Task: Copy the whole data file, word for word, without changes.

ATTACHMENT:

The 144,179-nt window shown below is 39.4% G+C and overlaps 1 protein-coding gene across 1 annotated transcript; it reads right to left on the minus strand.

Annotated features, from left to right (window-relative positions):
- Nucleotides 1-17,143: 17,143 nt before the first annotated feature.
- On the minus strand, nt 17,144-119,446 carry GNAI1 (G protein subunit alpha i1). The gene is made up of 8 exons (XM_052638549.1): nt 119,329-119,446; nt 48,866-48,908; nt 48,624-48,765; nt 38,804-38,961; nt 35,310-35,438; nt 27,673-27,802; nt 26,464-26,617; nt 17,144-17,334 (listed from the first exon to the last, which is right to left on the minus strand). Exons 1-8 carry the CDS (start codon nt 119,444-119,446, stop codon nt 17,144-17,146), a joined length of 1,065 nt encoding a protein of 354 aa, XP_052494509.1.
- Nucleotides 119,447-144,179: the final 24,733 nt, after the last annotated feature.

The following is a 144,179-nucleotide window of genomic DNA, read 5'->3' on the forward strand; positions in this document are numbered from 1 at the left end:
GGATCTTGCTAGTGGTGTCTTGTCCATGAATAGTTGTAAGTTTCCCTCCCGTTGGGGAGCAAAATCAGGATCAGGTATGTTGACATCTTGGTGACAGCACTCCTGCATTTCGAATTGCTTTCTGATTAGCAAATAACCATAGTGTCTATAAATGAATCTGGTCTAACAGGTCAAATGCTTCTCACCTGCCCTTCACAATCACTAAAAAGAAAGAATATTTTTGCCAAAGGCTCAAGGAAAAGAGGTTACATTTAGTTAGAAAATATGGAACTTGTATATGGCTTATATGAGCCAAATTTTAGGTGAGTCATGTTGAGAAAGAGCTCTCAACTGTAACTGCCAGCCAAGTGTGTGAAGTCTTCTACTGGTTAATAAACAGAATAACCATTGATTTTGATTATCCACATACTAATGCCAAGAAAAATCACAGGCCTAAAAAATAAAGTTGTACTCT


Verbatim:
The 144,179-nt window shown below is 39.4% G+C and overlaps 1 protein-coding gene across 1 annotated transcript; it reads right to left on the minus strand.

Annotated features, from left to right (window-relative positions):
- Nucleotides 1-17,143: 17,143 nt before the first annotated feature.
- On the minus strand, nt 17,144-119,446 carry GNAI1 (G protein subunit alpha i1). The gene is made up of 8 exons (XM_052638549.1): nt 119,329-119,446; nt 48,866-48,908; nt 48,624-48,765; nt 38,804-38,961; nt 35,310-35,438; nt 27,673-27,802; nt 26,464-26,617; nt 17,144-17,334 (listed from the first exon to the last, which is right to left on the minus strand). Exons 1-8 carry the CDS (start codon nt 119,444-119,446, stop codon nt 17,144-17,146), a joined length of 1,065 nt encoding a protein of 354 aa, XP_052494509.1.
- Nucleotides 119,447-144,179: the final 24,733 nt, after the last annotated feature.

The following is a 144,179-nucleotide window of genomic DNA, read 5'->3' on the forward strand; positions in this document are numbered from 1 at the left end:
GGATCTTGCTAGTGGTGTCTTGTCCATGAATAGTTGTAAGTTTCCCTCCCGTTGGGGAGCAAAATCAGGATCAGGTATGTTGACATCTTGGTGACAGCACTCCTGCATTTCGAATTGCTTTCTGATTAGCAAATAACCATAGTGTCTATAAATGAATCTGGTCTAACAGGTCAAATGCTTCTCACCTGCCCTTCACAATCACTAAAAAGAAAGAATATTTTTGCCAAAGGCTCAAGGAAAAGAGGTTACATTTAGTTAGAAAATATGGAACTTGTATATGGCTTATATGAGCCAAATTTTAGGTGAGTCATGTTGAGAAAGAGCTCTCAACTGTAACTGCCAGCCAAGTGTGTGAAGTCTTCTACTGGTTAATAAACAGAATAACCATTGATTTTGATTATCCACATACTAATGCCAAGAAAAATCACAGGCCTAAAAAATAAAGTTGTACTCT